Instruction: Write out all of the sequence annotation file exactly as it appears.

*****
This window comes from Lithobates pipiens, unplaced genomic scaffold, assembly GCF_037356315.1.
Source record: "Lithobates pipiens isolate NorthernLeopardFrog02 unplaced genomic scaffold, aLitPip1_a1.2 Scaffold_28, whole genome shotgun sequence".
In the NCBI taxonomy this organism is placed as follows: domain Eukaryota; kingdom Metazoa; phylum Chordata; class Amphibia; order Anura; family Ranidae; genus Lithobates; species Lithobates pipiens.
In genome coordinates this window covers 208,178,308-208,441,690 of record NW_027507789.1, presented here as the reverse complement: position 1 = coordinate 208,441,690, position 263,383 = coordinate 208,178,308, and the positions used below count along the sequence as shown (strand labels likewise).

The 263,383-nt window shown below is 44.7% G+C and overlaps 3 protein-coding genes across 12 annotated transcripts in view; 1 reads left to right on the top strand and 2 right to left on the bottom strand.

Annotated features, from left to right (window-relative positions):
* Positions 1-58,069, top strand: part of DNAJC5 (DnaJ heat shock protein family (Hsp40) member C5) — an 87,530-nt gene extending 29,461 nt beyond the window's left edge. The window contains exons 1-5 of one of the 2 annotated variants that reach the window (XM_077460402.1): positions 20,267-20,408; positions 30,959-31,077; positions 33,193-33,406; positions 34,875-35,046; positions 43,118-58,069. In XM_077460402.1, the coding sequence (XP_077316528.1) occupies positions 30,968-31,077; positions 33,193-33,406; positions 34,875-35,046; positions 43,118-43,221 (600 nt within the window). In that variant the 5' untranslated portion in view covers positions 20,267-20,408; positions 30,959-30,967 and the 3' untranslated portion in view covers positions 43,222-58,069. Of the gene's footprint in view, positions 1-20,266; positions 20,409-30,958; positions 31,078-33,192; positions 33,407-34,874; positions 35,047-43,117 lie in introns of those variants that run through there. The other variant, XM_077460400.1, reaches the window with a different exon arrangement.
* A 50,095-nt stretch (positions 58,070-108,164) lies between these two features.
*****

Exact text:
This window comes from Lithobates pipiens, unplaced genomic scaffold, assembly GCF_037356315.1.
Source record: "Lithobates pipiens isolate NorthernLeopardFrog02 unplaced genomic scaffold, aLitPip1_a1.2 Scaffold_28, whole genome shotgun sequence".
In the NCBI taxonomy this organism is placed as follows: domain Eukaryota; kingdom Metazoa; phylum Chordata; class Amphibia; order Anura; family Ranidae; genus Lithobates; species Lithobates pipiens.
In genome coordinates this window covers 208,178,308-208,441,690 of record NW_027507789.1, presented here as the reverse complement: position 1 = coordinate 208,441,690, position 263,383 = coordinate 208,178,308, and the positions used below count along the sequence as shown (strand labels likewise).

The 263,383-nt window shown below is 44.7% G+C and overlaps 3 protein-coding genes across 12 annotated transcripts in view; 1 reads left to right on the top strand and 2 right to left on the bottom strand.

Annotated features, from left to right (window-relative positions):
* Positions 1-58,069, top strand: part of DNAJC5 (DnaJ heat shock protein family (Hsp40) member C5) — an 87,530-nt gene extending 29,461 nt beyond the window's left edge. The window contains exons 1-5 of one of the 2 annotated variants that reach the window (XM_077460402.1): positions 20,267-20,408; positions 30,959-31,077; positions 33,193-33,406; positions 34,875-35,046; positions 43,118-58,069. In XM_077460402.1, the coding sequence (XP_077316528.1) occupies positions 30,968-31,077; positions 33,193-33,406; positions 34,875-35,046; positions 43,118-43,221 (600 nt within the window). In that variant the 5' untranslated portion in view covers positions 20,267-20,408; positions 30,959-30,967 and the 3' untranslated portion in view covers positions 43,222-58,069. Of the gene's footprint in view, positions 1-20,266; positions 20,409-30,958; positions 31,078-33,192; positions 33,407-34,874; positions 35,047-43,117 lie in introns of those variants that run through there. The other variant, XM_077460400.1, reaches the window with a different exon arrangement.
* A 50,095-nt stretch (positions 58,070-108,164) lies between these two features.